The fourth report of the Natural Capital Committee (NCC) was launched at Defra headquarters in Nobel House on Wednesday night. Daija Angeli attended on behalf of NCI.
The Secretary of State for Environment, Food and Rural Affairs was busy, Dieter Helm said, with “this little thing called Brexit”. Andrea Leadsom voted to pass the Brexit Bill in the House of Commons, leaving the Chair of the NCC to greet over 100 attendees at the launch of the fourth annual Natural Capital Committee report. The NCC, Dieter Helm reminded us, was originally set up as a commitment of the Natural Environmental White Paper in 2012 with a three year term. It was reinstated in 2016 with a mandate to advise the UK Government on the development of a 25 Year Plan for the Environment until 2020. Their most recent report sets out 16 recommendations for a comprehensive approach to protecting and improving England’s natural capital.
Fast and furious – progressing the 25 Year Plan
In his speech, Dieter Helm maintained the sense of urgency reflected in the report: progress needs to be “quite fast and quite furious” in order to achieve demonstrable improvements in England’s natural capital before 2020. Among other things, last year’s referendum and Brexit have slowed down Government’s progress in developing the 25 Year Environment Plan. A Green Paper which will set out the framework and lay the groundwork for necessary future legislation is expected to be published imminently for consultation; finalising the plan by the end of this year will provide a “demanding timetable” for Government.
Helm argued that one of the most important aspects would be developing a vision for the future: How would we be better off 25 years from now with the plan fully implemented? Identifying ‘the Prize’ means that the plan should contain ambitious, long-term outcomes for natural capital, which should be quantifiable and measurable to enable evaluation of progress. In this regard, he argued, Brexit offered an opportunity. Many of the policies that shape England’s countryside were in the past decided with 27 other countries. We cannot escape the questions around the future of the Common Agricultural Policy, Water Framework Directive, Air Quality Directive, and the Birds and Habitats Directive. We can address these questions in “silos” within Government departments, or we can collaboratively develop a vision for the future of our natural capital.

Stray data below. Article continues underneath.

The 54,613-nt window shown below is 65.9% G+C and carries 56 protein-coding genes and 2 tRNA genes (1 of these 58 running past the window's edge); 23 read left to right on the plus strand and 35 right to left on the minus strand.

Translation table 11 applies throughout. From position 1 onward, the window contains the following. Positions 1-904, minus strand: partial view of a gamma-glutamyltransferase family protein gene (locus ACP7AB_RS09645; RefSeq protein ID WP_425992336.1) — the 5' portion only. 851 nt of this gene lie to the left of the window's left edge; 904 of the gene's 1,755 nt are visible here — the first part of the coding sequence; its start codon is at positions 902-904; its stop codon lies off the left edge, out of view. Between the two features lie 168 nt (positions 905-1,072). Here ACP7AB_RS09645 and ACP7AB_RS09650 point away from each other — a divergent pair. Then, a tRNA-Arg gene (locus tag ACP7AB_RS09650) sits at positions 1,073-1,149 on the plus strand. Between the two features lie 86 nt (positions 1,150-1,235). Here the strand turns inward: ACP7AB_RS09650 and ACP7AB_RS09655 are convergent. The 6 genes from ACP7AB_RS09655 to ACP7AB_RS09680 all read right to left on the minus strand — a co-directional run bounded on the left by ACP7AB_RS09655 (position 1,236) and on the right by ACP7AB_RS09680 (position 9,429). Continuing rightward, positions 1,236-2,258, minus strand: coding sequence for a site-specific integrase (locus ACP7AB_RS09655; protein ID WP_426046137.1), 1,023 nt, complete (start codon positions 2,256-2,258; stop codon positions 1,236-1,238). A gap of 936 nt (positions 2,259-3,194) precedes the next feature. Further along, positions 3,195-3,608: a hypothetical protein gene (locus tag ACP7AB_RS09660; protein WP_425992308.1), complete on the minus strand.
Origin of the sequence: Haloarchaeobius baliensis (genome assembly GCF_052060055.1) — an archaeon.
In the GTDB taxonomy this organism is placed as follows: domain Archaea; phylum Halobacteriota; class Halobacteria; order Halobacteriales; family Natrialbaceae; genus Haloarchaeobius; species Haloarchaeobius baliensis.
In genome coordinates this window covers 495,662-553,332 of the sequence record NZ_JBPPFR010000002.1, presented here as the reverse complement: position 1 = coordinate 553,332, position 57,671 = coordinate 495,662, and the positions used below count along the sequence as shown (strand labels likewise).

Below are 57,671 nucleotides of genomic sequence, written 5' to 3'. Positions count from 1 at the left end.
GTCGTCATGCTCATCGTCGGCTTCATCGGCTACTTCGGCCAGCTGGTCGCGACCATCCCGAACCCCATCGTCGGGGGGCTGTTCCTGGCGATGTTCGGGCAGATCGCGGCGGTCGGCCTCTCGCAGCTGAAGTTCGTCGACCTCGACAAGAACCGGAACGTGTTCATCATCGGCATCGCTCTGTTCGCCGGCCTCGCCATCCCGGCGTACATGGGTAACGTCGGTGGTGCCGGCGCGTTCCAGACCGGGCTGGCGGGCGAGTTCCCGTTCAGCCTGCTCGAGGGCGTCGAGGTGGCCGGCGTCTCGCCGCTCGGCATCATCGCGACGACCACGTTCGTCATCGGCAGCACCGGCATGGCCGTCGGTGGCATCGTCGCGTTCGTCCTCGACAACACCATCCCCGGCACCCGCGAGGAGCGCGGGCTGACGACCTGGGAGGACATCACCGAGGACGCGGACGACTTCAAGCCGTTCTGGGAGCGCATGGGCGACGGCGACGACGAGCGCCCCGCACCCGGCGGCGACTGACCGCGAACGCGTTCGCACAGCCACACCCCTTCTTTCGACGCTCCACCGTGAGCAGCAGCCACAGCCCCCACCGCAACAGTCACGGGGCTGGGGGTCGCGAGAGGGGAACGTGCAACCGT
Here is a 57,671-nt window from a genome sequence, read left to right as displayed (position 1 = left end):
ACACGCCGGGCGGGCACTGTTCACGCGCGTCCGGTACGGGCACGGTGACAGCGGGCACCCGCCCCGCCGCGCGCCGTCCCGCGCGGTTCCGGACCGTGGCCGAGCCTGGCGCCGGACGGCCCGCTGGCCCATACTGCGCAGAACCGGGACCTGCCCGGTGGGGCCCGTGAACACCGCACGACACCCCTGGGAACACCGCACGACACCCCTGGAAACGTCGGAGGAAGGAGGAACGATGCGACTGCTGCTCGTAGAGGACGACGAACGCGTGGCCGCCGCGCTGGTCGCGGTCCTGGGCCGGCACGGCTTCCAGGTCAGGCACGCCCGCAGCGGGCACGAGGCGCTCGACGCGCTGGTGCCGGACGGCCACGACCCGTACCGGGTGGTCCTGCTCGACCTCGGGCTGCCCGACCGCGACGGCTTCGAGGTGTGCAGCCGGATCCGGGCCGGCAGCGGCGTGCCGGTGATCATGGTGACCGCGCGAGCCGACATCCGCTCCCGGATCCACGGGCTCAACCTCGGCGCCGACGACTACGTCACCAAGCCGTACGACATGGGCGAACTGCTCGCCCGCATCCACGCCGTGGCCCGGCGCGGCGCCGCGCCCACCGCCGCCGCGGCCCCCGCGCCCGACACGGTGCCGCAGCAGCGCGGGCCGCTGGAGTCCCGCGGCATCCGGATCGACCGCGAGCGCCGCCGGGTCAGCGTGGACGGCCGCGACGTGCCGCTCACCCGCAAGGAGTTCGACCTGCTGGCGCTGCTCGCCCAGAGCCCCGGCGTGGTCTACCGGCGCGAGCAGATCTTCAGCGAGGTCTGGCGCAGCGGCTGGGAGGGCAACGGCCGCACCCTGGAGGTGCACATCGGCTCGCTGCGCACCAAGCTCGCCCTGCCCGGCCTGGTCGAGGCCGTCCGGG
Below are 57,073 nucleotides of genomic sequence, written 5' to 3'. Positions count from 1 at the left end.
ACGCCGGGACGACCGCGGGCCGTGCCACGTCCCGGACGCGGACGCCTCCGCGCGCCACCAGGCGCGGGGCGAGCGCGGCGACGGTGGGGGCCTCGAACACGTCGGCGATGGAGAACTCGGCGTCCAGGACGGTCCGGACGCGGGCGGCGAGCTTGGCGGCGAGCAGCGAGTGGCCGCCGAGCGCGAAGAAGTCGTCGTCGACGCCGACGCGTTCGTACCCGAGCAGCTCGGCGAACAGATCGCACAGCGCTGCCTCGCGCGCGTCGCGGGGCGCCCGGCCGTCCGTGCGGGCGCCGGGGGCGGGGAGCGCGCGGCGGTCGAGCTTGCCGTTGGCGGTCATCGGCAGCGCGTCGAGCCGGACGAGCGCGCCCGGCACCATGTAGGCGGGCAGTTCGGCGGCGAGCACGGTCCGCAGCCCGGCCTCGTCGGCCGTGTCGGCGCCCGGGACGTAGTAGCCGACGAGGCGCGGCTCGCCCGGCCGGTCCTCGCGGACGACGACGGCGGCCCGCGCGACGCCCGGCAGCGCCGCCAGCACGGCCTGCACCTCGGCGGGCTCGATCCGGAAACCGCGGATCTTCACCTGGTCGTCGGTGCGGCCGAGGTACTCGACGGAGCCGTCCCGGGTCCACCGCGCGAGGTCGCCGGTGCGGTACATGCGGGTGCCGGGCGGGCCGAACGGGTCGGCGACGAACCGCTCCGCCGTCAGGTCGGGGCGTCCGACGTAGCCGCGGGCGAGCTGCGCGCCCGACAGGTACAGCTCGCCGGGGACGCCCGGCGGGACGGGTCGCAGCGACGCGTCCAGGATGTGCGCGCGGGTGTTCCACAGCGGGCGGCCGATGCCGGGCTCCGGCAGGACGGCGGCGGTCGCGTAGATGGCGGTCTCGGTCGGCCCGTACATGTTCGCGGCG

Developing templates in Pioneers
Defra took the first steps towards bringing the 25 Year Environmental Plan to life by establishing four ‘Pioneers’ in late autumn last year. Covering four different settings, the ‘Catchment Pioneer’ in Cumbria, the ‘Urban Pioneer’ in Manchester, the ‘Landscape Pioneer’ in North Devon, and a ‘Marine Pioneer’ running on two sites (East Anglia and Devon, the latter complementing the ‘Landscape Pioneer’) will test tools, data and governance approaches. These Pioneers are meant to be more than pilots providing “nice examples” of nature conservation but templates for applying the natural capital approach in the rest of the country, Helm explained. Both Emma Howard Boyd, Chair of the Environment Agency, and Andrew Sells, Chairman of Natural England, expressed their enthusiasm about their respective organisations leading on these innovative endeavours and working in partnership with local authorities, NGOs and business.
Attracting private investments…
The Pioneers are not government funded. Finding resources at a larger scale will be a challenge, though former Environment Secretary Dame Caroline Superman pointed out that the water sector had already understood the benefits that come from taking a natural capital approach; others will follow. So in order to attract private sector investment, Pioneers will not only need to measure environmental benefits but also demonstrate economic and commercial ones. Resources and investments should be guided by valuations of the net benefit interventions generate, the report recommends.
…and safeguarding invaluable assets
What does this mean for those aspects of the natural environment that are hard to quantify? Committee member Ian Bateman explained to a concerned attendee that while natural capital valuation methods had greatly improved in recent years, the way forward was to acknowledge that we cannot measure non-use and intrinsic values. As a consequence, we need a common sense approach for the protection for assets like biodiversity: If we want to leave the environment in a better state than in which we found it, we will need to establish safeguarding mechanisms to protect biodiversity – its decline would be in opposition to the Government’s stated aim.
Currently, many of the natural capital assets are still deteriorating. The NCC’s recommendations are a constructive input for the Government, and the Government is expected to formally respond. My hope is that the Committee’s sense of urgency is contagious.
The fourth Natural Capital Committee report includes many more recommendations. You can download the full report on the Natural Capital Committee’s webpage.